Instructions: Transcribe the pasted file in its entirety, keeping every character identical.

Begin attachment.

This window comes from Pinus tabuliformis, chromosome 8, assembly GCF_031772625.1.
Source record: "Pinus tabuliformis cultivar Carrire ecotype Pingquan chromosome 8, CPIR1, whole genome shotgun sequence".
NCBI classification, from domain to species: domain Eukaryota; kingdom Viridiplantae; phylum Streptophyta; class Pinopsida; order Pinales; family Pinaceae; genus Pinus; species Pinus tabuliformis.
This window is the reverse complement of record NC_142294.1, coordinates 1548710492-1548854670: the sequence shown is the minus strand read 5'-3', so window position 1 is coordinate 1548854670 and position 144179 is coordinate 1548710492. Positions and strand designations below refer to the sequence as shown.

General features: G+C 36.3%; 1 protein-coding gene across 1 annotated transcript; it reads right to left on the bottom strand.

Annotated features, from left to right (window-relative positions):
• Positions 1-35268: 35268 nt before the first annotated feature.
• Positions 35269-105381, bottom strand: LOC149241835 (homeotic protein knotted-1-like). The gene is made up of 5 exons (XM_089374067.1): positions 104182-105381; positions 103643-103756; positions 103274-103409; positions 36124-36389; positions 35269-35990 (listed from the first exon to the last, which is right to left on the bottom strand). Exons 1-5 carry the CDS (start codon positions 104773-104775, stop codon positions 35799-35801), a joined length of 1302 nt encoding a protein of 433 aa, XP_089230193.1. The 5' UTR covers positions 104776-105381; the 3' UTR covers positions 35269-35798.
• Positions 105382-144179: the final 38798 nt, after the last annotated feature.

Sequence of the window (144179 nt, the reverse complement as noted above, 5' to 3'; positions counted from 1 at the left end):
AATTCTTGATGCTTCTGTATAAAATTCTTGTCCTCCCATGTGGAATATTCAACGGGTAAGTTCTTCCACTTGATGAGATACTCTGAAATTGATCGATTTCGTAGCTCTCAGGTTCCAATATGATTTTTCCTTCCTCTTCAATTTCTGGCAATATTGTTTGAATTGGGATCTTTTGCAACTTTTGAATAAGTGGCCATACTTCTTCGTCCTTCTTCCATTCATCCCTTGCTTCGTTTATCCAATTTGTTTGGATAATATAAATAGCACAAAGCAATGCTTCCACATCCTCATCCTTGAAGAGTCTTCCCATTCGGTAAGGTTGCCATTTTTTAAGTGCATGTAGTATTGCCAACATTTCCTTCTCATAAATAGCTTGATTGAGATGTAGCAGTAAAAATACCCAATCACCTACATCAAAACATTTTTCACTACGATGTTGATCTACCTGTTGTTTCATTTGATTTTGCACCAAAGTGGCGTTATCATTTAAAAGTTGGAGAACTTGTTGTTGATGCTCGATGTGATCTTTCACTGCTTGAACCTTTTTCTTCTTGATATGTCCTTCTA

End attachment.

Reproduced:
This window comes from Pinus tabuliformis, chromosome 8, assembly GCF_031772625.1.
Source record: "Pinus tabuliformis cultivar Carrire ecotype Pingquan chromosome 8, CPIR1, whole genome shotgun sequence".
NCBI classification, from domain to species: domain Eukaryota; kingdom Viridiplantae; phylum Streptophyta; class Pinopsida; order Pinales; family Pinaceae; genus Pinus; species Pinus tabuliformis.
This window is the reverse complement of record NC_142294.1, coordinates 1548710492-1548854670: the sequence shown is the minus strand read 5'-3', so window position 1 is coordinate 1548854670 and position 144179 is coordinate 1548710492. Positions and strand designations below refer to the sequence as shown.

General features: G+C 36.3%; 1 protein-coding gene across 1 annotated transcript; it reads right to left on the bottom strand.

Annotated features, from left to right (window-relative positions):
• Positions 1-35268: 35268 nt before the first annotated feature.
• Positions 35269-105381, bottom strand: LOC149241835 (homeotic protein knotted-1-like). The gene is made up of 5 exons (XM_089374067.1): positions 104182-105381; positions 103643-103756; positions 103274-103409; positions 36124-36389; positions 35269-35990 (listed from the first exon to the last, which is right to left on the bottom strand). Exons 1-5 carry the CDS (start codon positions 104773-104775, stop codon positions 35799-35801), a joined length of 1302 nt encoding a protein of 433 aa, XP_089230193.1. The 5' UTR covers positions 104776-105381; the 3' UTR covers positions 35269-35798.
• Positions 105382-144179: the final 38798 nt, after the last annotated feature.

Sequence of the window (144179 nt, the reverse complement as noted above, 5' to 3'; positions counted from 1 at the left end):
AATTCTTGATGCTTCTGTATAAAATTCTTGTCCTCCCATGTGGAATATTCAACGGGTAAGTTCTTCCACTTGATGAGATACTCTGAAATTGATCGATTTCGTAGCTCTCAGGTTCCAATATGATTTTTCCTTCCTCTTCAATTTCTGGCAATATTGTTTGAATTGGGATCTTTTGCAACTTTTGAATAAGTGGCCATACTTCTTCGTCCTTCTTCCATTCATCCCTTGCTTCGTTTATCCAATTTGTTTGGATAATATAAATAGCACAAAGCAATGCTTCCACATCCTCATCCTTGAAGAGTCTTCCCATTCGGTAAGGTTGCCATTTTTTAAGTGCATGTAGTATTGCCAACATTTCCTTCTCATAAATAGCTTGATTGAGATGTAGCAGTAAAAATACCCAATCACCTACATCAAAACATTTTTCACTACGATGTTGATCTACCTGTTGTTTCATTTGATTTTGCACCAAAGTGGCGTTATCATTTAAAAGTTGGAGAACTTGTTGTTGATGCTCGATGTGATCTTTCACTGCTTGAACCTTTTTCTTCTTGATATGTCCTTCTA